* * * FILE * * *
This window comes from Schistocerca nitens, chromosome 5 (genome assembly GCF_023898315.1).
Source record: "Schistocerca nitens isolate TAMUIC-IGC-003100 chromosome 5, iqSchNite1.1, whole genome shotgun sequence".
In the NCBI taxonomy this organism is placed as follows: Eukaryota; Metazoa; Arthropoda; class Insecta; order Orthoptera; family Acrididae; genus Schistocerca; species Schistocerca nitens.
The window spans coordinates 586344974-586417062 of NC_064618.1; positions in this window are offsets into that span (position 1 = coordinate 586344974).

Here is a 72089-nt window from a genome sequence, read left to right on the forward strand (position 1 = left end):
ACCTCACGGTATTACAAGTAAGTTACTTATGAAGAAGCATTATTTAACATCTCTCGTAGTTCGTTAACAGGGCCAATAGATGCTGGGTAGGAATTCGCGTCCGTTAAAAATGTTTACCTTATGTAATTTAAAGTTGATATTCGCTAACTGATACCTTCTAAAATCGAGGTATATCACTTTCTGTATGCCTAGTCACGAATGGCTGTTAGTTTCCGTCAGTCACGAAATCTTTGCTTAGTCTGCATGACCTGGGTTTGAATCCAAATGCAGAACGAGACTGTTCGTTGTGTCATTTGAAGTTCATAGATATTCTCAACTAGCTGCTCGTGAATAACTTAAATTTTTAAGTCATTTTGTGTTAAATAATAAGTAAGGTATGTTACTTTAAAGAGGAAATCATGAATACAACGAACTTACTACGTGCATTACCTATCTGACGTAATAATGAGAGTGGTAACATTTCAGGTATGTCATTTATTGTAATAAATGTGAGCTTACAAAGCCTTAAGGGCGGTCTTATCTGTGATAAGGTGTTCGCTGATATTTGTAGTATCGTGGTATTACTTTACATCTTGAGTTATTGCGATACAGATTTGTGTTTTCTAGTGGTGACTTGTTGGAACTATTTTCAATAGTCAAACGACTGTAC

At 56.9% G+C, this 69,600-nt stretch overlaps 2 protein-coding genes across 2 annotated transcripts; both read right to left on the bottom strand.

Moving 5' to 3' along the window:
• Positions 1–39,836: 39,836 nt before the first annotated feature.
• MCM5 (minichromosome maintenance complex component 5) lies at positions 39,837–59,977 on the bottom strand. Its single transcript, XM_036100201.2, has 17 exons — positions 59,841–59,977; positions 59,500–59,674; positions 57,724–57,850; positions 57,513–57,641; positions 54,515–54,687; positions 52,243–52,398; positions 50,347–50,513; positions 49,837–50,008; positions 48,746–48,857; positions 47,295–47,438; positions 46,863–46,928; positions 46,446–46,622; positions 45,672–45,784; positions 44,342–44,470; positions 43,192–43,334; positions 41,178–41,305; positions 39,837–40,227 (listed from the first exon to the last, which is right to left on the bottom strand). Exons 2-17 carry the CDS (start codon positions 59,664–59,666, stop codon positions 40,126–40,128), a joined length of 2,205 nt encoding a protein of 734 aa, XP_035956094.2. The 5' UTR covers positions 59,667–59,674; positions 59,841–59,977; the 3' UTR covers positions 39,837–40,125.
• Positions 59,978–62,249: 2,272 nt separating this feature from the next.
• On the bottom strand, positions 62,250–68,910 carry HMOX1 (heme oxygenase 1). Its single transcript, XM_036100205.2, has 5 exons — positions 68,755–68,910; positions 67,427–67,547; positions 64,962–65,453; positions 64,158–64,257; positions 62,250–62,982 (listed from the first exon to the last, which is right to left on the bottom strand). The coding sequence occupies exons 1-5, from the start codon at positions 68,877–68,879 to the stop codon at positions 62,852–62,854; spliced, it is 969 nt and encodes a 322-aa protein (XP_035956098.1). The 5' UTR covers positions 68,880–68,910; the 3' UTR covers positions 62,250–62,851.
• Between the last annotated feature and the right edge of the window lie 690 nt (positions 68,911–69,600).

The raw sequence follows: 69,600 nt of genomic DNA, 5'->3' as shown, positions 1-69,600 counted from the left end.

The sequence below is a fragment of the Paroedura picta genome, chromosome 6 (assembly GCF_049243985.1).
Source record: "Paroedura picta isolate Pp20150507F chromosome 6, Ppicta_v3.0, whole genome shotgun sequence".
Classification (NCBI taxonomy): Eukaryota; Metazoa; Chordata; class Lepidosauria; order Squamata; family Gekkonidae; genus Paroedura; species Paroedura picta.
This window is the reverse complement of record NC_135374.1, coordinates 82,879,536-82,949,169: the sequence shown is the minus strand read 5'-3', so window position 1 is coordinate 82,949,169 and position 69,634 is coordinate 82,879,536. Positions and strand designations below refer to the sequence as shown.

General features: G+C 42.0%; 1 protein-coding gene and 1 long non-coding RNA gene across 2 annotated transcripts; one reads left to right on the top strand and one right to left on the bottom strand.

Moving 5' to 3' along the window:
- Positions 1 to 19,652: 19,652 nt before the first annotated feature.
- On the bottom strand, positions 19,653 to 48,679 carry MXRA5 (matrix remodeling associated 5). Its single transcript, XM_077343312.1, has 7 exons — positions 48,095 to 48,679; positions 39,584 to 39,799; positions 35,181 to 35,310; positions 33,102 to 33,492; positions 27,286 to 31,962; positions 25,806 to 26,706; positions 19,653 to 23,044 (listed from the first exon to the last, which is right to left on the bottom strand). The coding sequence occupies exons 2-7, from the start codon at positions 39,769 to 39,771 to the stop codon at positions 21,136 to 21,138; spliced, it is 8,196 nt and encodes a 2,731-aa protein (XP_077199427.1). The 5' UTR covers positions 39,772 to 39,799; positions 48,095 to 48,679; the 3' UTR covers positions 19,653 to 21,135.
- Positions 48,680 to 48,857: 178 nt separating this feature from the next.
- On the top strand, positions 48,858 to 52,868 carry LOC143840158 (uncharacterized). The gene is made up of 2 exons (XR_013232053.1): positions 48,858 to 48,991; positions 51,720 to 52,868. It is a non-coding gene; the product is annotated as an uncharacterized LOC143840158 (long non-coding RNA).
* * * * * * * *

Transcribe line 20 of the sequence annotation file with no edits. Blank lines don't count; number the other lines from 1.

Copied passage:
Moving 5' to 3' along the window: